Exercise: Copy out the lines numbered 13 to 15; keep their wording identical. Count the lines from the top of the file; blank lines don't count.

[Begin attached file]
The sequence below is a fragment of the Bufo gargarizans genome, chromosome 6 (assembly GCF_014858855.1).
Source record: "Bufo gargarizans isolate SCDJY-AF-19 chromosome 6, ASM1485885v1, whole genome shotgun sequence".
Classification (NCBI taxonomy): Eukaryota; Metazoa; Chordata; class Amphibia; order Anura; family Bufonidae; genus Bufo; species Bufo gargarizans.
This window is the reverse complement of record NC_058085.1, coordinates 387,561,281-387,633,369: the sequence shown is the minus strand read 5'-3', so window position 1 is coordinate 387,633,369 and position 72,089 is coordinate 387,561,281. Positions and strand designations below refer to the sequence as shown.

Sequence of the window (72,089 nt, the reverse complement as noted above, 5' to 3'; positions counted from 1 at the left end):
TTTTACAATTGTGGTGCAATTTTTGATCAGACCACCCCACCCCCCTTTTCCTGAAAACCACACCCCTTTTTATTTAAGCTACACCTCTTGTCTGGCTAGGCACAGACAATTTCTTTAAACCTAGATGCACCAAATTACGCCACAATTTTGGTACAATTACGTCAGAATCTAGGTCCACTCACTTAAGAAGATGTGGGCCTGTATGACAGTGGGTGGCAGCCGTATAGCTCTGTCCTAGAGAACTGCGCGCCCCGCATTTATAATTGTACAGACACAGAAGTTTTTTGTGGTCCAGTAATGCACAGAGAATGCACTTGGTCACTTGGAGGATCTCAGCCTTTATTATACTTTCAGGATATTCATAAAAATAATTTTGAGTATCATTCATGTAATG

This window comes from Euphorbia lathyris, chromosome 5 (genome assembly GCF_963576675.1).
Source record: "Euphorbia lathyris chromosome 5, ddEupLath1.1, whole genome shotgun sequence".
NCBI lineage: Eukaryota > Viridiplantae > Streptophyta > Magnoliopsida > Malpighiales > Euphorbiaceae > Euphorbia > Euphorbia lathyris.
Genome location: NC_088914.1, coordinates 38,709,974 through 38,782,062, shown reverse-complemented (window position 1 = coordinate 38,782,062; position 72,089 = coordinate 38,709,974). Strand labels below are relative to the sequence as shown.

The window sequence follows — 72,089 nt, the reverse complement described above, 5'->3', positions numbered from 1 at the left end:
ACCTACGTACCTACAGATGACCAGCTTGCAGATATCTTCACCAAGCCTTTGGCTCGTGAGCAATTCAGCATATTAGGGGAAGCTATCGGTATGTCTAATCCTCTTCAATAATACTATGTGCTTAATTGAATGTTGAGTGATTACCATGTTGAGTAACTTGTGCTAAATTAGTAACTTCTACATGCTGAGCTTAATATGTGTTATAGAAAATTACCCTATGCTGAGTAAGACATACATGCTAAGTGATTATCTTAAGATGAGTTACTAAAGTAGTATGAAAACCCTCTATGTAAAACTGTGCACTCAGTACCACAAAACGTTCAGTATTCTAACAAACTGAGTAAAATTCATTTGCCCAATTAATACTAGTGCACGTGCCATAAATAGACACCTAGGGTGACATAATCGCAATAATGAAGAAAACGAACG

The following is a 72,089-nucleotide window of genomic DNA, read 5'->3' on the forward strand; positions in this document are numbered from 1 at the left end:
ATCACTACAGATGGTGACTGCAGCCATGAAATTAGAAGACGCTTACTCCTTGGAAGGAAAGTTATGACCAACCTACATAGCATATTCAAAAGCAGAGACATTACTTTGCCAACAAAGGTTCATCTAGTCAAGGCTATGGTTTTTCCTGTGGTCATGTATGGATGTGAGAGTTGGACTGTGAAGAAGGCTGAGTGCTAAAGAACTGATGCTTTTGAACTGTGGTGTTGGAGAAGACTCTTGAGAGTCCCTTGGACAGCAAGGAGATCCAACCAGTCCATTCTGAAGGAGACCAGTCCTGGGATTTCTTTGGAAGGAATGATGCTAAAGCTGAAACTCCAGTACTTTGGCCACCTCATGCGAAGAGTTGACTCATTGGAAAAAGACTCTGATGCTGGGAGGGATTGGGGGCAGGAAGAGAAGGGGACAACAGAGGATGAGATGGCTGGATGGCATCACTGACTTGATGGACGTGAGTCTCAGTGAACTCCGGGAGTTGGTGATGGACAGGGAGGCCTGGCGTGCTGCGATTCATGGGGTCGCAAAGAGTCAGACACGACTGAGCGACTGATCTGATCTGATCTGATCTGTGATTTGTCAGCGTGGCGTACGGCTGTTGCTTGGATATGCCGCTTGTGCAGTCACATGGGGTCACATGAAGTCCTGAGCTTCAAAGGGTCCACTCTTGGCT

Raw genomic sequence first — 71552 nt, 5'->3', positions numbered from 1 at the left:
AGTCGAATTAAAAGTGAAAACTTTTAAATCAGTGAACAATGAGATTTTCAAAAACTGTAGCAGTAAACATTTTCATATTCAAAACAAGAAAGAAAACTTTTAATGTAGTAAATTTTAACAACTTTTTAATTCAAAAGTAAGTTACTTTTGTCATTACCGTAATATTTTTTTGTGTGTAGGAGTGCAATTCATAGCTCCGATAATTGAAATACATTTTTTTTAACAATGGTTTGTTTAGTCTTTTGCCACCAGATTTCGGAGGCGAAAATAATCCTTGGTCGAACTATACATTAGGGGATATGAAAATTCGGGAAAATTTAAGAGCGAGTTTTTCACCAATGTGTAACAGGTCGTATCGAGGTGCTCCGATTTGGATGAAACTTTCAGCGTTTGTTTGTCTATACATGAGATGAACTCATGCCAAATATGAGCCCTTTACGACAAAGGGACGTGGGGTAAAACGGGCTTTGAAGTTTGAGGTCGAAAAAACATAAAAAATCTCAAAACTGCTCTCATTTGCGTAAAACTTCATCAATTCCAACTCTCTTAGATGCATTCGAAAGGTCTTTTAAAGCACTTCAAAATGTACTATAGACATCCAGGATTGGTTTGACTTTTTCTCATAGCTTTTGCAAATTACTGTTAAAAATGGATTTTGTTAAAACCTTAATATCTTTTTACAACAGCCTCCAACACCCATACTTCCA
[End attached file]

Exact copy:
The following is a 72,089-nucleotide window of genomic DNA, read 5'->3' on the forward strand; positions in this document are numbered from 1 at the left end:
ATCACTACAGATGGTGACTGCAGCCATGAAATTAGAAGACGCTTACTCCTTGGAAGGAAAGTTATGACCAACCTACATAGCATATTCAAAAGCAGAGACATTACTTTGCCAACAAAGGTTCATCTAGTCAAGGCTATGGTTTTTCCTGTGGTCATGTATGGATGTGAGAGTTGGACTGTGAAGAAGGCTGAGTGCTAAAGAACTGATGCTTTTGAACTGTGGTGTTGGAGAAGACTCTTGAGAGTCCCTTGGACAGCAAGGAGATCCAACCAGTCCATTCTGAAGGAGACCAGTCCTGGGATTTCTTTGGAAGGAATGATGCTAAAGCTGAAACTCCAGTACTTTGGCCACCTCATGCGAAGAGTTGACTCATTGGAAAAAGACTCTGATGCTGGGAGGGATTGGGGGCAGGAAGAGAAGGGGACAACAGAGGATGAGATGGCTGGATGGCATCACTGACTTGATGGACGTGAGTCTCAGTGAACTCCGGGAGTTGGTGATGGACAGGGAGGCCTGGCGTGCTGCGATTCATGGGGTCGCAAAGAGTCAGACACGACTGAGCGACTGATCTGATCTGATCTGATCTGTGATTTGTCAGCGTGGCGTACGGCTGTTGCTTGGATATGCCGCTTGTGCAGTCACATGGGGTCACATGAAGTCCTGAGCTTCAAAGGGTCCACTCTTGGCT

Raw genomic sequence first — 71552 nt, 5'->3', positions numbered from 1 at the left: